We all have habits: both good and bad. The bad ones we want to discard in the garbage. The good one we want to nurture. A good habit can be a source of opportunities to enrich our lives. But it’s up to us to discover them.
The Exercise Habit
We all know that being couch potatoes is absolutely to be avoided. So we figure out ways to be physically active. That usually means getting some kind of exercise. If you don’t happen to have a job or involved in something that requires you to be physically active, then you have set aside time for actively exercising.
Since the Center for Disease Control, CDC, guidelines call for 150 to 300 minutes of exercise a week, it usually means we have to exercise three to five days a week. To keep up this regimen, we develop a habit and try to stick to it. For example, it could be going for a brisk morning walk or it could be going to the local health club or gym in the evening after work.
This habit has to be repeating week after week, month after month, year after year. To keep up our motivation, we start evolving the habit.
Evolving the Habit
How exactly can or do we evolve this habit. This is where our creativity can create opportunities to enrich our lives.
Exercise with Other People
Some people enjoy a workout out in the company of others. For example, it could be:
- A walking companion
- participating in a spinning class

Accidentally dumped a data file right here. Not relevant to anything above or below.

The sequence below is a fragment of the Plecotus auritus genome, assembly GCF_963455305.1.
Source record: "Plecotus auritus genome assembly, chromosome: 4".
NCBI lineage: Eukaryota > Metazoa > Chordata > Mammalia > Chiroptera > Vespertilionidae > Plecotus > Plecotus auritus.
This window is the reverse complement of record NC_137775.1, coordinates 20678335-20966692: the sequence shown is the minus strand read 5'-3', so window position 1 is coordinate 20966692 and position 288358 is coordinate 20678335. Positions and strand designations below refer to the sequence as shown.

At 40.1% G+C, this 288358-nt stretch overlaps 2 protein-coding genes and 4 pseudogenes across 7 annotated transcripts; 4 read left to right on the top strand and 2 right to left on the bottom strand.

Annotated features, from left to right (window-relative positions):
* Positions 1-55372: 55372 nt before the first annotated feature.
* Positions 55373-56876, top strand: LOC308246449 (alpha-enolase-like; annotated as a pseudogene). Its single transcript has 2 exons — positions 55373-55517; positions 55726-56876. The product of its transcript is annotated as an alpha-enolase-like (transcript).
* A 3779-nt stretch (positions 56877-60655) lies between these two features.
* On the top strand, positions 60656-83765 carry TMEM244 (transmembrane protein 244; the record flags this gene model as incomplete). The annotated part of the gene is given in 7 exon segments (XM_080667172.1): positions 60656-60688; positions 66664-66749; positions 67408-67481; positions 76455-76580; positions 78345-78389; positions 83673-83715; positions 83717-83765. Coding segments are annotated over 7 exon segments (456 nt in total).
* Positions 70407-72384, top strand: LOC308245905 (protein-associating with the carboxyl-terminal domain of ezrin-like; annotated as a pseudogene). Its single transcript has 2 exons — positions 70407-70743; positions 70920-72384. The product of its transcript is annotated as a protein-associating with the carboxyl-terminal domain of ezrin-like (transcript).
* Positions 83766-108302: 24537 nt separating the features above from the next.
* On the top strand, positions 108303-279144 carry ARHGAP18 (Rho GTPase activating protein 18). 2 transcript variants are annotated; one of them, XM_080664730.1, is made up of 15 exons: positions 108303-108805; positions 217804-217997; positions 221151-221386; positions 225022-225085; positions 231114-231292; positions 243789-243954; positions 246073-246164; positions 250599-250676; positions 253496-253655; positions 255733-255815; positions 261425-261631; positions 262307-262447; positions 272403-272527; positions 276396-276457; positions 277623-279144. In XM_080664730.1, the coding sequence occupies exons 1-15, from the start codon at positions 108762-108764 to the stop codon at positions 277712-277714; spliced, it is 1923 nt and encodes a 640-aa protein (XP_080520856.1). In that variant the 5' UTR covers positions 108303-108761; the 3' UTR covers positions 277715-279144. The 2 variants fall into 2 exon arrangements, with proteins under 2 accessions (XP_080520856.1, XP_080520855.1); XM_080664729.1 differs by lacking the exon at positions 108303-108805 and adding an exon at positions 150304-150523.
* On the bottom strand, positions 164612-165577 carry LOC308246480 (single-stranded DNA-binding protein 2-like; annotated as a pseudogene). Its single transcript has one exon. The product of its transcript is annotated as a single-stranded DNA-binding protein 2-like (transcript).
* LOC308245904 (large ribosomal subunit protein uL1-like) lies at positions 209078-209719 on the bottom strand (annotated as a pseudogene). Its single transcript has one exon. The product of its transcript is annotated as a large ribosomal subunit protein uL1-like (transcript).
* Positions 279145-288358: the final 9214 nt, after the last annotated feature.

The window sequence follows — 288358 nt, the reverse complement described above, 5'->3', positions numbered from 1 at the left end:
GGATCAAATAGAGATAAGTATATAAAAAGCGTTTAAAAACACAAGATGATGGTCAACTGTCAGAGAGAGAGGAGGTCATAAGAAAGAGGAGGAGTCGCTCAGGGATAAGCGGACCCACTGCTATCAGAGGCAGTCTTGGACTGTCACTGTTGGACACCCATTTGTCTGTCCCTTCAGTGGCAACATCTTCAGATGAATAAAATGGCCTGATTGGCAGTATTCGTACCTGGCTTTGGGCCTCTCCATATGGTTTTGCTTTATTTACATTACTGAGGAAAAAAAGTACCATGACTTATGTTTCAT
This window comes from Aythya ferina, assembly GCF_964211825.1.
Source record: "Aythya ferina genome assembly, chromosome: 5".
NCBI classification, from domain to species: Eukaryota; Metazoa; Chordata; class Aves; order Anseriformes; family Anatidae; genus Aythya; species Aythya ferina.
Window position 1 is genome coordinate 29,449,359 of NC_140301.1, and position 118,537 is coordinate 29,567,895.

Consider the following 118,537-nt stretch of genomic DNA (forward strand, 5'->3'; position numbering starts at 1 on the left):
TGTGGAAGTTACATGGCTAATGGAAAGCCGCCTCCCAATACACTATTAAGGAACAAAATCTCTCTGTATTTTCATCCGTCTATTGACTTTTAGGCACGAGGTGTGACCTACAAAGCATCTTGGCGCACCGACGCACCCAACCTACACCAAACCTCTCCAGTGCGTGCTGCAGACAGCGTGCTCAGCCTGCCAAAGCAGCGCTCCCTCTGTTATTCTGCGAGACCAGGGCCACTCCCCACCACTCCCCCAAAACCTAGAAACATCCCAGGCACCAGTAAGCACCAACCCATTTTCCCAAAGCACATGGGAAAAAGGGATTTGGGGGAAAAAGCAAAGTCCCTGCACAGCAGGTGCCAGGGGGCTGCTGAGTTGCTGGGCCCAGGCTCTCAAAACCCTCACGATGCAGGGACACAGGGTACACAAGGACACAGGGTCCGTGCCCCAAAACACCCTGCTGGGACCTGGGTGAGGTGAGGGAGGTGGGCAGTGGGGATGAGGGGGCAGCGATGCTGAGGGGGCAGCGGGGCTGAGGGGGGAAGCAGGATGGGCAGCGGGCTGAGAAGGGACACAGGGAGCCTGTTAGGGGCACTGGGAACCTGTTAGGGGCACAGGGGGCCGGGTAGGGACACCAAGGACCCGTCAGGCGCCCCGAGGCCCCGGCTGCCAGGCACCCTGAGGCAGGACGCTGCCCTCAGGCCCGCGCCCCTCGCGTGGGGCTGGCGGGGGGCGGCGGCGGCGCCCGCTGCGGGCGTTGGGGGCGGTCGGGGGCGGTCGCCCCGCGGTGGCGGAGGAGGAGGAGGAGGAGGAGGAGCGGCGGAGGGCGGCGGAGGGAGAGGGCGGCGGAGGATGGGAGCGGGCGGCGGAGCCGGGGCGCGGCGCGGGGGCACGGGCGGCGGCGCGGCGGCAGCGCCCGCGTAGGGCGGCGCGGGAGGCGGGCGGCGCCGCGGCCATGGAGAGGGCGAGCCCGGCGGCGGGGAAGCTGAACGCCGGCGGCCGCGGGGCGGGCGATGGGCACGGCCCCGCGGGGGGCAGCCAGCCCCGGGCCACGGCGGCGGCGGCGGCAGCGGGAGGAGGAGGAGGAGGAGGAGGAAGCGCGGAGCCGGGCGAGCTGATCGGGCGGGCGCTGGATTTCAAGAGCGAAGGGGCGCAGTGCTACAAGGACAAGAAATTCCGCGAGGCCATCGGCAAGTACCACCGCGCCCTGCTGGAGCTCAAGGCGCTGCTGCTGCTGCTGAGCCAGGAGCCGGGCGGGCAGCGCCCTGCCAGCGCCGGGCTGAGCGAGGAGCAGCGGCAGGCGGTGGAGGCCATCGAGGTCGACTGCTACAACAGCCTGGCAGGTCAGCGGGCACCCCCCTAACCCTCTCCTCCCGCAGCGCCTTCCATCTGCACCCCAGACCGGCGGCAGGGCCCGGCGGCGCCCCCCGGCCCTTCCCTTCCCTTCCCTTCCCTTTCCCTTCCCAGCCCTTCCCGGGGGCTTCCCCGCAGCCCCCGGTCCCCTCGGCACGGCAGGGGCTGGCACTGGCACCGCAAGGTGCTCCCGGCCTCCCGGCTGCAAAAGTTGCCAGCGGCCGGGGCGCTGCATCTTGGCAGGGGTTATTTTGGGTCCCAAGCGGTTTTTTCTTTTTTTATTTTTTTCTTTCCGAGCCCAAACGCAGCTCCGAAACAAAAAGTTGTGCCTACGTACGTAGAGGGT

- Having fun in a Zumba class
- A weekend running group
Your social interactions with others may provide opportunities to enrich your lives while at the same time meeting your exercise needs.
Exercise on your own
Working out with others may not work for everyone. Some may prefer to go running because the activity can be done whenever time becomes available, unlike say spinning classes, which are scheduled for specific times. Some prefer to go run in the morning before going to work while others may opt to go after work or even during the lunch break.
Running, in particular, being an aerobic exercise significantly increases blood flow in the brain. As a consequence, it may create new pathways in the brain (neuroplasticity). For example, when you run on a quiet and/or scenic bike path, your mind has a chance to wonder off and help you with something that has been vexing you recently. Unfortunately, if you end up having to run along busy streets or highways, there is too much other distractions for your mind and you lose out on a tremendous opportunity. So next time your mind has been in overdrive, change your habit and go jog along a quiet trail.
Add variety to the Exercise Habit
Doing the same exercise day-in, day-out may cause you to lose interest. So change your habit and add variety. For example, you could be doing one type of exercise one day, another the next, yet another the day after that. Or, you could do one set of exercises one day, another set the next and so on. Adding an exercise,which is fun, can get you looking forward to the participation. For example, if you like Zumba, join a Zumba class or it could be a dance class. If it’s a new kind of dance, it will help your brain form new pathways as you learn new dance moves. You may come across interesting people and possibly opening up new horizons. For example, if you enjoy the dancing and are able to learn the moves, you may take up more advanced classes and potentially get yourself a new habit (dancing).